I’m delighted to have so many people stopping by here each month, a few 1000 of yous now (!) And even more people over on Instagram. Heading for 10K now. This time there was about 500. How things change. So many things has happen this year. So many opportunities opening up. Guest blogging, cooking demos, online programmes (in the pipeline) and new friends. I’m so grateful.
Anyway. To celebrate Straightforward Nutrition’s blog first blogiversary I have teamed up with Waifair.co.uk to give one lucky reader here the opportunity participate in a Giveaway on the blog.
If you want to be in the draw to be given a £150 voucher to spend on kitchen appliances over on their site, this is what you need to do:
I believe sharing is caring and that we can all learn from each other to lead healthier and happier lives, so to be in the draw Leave a comment below, on this post, about the ONE Change you have made to help you live a healthier life. This could be anything from a change in habit or mindset to making shopping lists /menu plans or what ever it is that you have changed in order to live a healthier life and that you found made a profound difference.
I can’t wait to hear what brilliant changes you have all made! Please note the draw will close on Nov 20th. So do drop us a line before then.
**N.B Unfortunately this competition is only open to Irish & UK residents. I hope I will get an opportunity to run another giveaway in the future for the rest of you.**
I was tossing with the idea of making something savory as to celebrate with but somehow I just felt it would look a little weird sticking a small flag on a slice of pizza… Maybe next year!
These little lemony paleo muffins were actually featured as the recipe of the month on my old website, a long way back. And there wasn’t a pretty picture to go with it then either so what better excuse to make them again. If you like lemons, poppy seeds and want to bake something Paleo and gluten free, chances are you will like these muffins.
As far as gluten free go and baking with almond flour these are very easy and does not have an ingredients list the length of your arm, which is so often the case with gluten free baking. Gluten free baking is an art in itself, and I with confidence, hold my hand up, declaring it’s one I have yet to master. You really need to know what you are doing and, cooks like me which often just “add a little of this” and “a little of that” do better when strictly adhering to someone elses tried and tested recipe.
Almonds are a great source of potassium, magnesium, calcium, zinc and vitamin E. They are also a good source of unsaturated fatty acids as well as protein. If you make your own almond meal from whole almonds, leaving the skin on, you will get plenty of fibre too.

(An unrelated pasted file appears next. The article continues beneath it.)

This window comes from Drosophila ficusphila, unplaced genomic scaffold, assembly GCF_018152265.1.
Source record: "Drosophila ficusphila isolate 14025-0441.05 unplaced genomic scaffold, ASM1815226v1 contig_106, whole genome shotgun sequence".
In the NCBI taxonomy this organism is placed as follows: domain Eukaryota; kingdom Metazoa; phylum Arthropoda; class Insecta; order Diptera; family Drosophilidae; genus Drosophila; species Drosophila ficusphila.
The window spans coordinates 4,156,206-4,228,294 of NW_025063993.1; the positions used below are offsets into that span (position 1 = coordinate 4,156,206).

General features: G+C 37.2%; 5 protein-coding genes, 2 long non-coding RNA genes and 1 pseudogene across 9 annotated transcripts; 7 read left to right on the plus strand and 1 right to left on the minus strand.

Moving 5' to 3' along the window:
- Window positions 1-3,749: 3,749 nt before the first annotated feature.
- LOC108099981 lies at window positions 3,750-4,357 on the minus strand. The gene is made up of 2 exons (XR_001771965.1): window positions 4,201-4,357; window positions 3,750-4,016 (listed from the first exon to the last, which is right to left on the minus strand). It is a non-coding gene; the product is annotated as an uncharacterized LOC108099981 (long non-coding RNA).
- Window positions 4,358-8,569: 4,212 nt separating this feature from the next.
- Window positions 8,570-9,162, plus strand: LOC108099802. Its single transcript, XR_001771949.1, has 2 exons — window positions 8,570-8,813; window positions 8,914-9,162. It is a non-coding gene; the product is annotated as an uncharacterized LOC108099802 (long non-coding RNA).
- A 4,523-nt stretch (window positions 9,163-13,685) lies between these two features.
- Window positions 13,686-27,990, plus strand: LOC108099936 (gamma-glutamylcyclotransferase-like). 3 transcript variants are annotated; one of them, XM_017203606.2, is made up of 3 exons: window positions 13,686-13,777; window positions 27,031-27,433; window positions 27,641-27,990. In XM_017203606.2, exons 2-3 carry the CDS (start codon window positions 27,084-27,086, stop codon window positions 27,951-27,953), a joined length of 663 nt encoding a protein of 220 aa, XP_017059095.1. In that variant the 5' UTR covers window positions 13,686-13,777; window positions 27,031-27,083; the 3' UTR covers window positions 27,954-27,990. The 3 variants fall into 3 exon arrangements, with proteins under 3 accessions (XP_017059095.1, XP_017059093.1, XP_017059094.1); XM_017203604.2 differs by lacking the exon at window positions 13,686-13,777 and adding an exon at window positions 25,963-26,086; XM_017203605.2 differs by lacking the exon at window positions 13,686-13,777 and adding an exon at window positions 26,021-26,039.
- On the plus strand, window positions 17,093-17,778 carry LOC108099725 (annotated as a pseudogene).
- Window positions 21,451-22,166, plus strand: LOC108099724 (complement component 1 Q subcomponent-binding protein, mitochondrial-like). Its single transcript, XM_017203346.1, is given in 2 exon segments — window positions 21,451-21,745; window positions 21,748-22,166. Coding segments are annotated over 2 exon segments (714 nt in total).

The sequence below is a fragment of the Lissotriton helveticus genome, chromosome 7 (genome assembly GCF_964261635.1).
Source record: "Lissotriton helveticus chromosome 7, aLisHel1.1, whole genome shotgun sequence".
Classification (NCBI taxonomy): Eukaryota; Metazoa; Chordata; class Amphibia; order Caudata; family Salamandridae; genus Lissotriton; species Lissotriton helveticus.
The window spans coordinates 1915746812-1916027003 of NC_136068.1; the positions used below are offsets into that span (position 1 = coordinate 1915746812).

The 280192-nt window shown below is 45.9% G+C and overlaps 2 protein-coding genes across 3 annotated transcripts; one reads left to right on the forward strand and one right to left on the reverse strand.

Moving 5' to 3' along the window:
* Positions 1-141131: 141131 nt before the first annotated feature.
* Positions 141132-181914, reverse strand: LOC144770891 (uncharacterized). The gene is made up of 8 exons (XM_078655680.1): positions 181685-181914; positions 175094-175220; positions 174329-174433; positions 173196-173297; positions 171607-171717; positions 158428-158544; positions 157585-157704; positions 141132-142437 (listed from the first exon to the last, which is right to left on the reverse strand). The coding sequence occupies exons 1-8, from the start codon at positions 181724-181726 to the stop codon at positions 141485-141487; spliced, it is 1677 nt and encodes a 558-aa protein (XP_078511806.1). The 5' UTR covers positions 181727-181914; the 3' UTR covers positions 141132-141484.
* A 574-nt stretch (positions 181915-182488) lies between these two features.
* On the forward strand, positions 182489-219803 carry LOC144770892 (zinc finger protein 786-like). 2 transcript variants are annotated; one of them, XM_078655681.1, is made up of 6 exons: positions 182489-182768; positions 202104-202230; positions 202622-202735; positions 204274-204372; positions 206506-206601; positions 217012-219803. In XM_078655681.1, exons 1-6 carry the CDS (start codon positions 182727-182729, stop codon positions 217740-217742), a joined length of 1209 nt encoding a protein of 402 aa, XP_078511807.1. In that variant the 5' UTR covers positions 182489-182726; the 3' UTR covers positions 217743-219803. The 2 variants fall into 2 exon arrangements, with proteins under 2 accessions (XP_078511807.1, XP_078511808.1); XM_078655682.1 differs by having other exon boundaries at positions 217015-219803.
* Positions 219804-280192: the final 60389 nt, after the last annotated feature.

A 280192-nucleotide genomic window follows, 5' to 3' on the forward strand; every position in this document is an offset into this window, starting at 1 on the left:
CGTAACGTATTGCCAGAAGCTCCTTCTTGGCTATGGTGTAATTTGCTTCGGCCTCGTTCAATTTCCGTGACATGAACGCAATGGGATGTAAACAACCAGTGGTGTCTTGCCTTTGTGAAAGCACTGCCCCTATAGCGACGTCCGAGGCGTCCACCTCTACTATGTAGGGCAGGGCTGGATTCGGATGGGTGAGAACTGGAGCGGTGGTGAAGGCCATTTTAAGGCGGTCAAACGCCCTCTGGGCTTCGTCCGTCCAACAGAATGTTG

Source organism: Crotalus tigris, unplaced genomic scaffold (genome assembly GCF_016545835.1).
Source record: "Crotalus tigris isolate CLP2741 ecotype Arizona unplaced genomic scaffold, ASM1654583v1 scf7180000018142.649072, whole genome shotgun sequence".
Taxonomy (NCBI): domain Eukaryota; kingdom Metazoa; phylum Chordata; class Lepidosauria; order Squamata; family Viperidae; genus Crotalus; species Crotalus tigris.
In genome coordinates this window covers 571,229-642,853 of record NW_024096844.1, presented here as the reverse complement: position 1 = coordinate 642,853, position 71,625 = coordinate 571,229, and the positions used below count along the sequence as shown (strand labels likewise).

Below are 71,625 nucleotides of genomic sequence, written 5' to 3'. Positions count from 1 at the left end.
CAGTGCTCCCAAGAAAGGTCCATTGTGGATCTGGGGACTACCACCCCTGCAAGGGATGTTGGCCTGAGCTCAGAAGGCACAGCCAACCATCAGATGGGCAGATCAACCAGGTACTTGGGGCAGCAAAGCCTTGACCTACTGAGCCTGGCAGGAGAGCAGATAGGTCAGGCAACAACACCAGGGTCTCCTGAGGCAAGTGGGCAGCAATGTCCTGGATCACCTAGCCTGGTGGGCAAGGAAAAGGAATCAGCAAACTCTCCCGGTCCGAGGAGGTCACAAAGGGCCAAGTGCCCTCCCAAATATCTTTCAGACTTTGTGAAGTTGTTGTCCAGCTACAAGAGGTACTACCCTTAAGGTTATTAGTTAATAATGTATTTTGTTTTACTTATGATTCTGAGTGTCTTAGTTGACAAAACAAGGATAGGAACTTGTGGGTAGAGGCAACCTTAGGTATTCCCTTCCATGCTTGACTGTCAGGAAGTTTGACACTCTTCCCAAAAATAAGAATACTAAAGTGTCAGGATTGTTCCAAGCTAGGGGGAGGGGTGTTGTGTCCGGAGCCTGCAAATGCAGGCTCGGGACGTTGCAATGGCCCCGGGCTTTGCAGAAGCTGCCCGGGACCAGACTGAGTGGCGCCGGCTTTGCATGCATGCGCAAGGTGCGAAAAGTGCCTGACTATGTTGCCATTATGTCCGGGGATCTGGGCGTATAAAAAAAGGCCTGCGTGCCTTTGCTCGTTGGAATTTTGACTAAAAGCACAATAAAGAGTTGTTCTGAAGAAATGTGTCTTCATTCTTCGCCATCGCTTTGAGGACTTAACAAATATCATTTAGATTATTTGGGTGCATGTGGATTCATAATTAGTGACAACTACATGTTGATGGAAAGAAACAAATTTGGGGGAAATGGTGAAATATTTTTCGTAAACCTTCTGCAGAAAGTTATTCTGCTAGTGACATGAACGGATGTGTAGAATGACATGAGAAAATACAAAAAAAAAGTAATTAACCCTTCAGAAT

Lemon Poppy Seed Muffins
Makes 8 small muffins (they are seriously filling so no need to stuff yourself)
1/4 cup of oil of your choice – I normally use a nice fruity olive oil but I’d imagine melted coconut oil would work well too.
3 tbsp of clear runny honey – Local & Organic preferably
1 tsp vanilla extract
2 1/2 tbsp of lemon juice
2 1/2 cups of almond flour – 250g of whole almonds will yield this amount when ground
2 tsp poppyseeds
1/2 tsp of baking powder
A pinch of salt
Lemon zest of one lemon, finely grated
Preheat your oven to 180C. Place eight small muffin cases in a muffin tray. Or use an ordinary baking tray if you don’t have one.
Start by separating the egg yolks from the egg whites. Leave the yolks in one bowl and the egg whites in another one. In the bowl with the egg yolks, add honey, lemon juice, oil and vanilla extract and mix together well. Add in your dry ingredients and mix until you have a stiff batter.
Now proceed to whisk your egg whites until stiff peaks are formed. I normally do this by hand as it is such a small amount. Try using a large bowl so you can get plenty of air in . Or use electric whisks and spare yourself a work out. Gently fold the egg whites into the batter. Taking care to make sure it gets well blended but try not to be too heavy handed as the air from the egg whites is what will make your muffins nice and fluffy.
Spoon the batter into the muffin cases, filling them to about 2/3. Bake for about 20 min in the oven. After 10 min place a sheet of tinfoil loosely on top to prevent the muffins from burning while they finish baking. They are ready once a scewer comes out clean. Keep a close eye as they get too dry very easily if left in for too long.
Place the muffins on a wire rack and allow too cool completely before tucking in. Any leftover muffins will keep for up to a week if kept in a cool dry place in an airtight container.
Don’t forget to leave a comment below about The One Change you have made to make it easier to live a healthier life, to be in the draw for £150 to spend on some useful kitchen appliances to make you cooking easier!
And thank you for stopping by over the past 12 months 🙂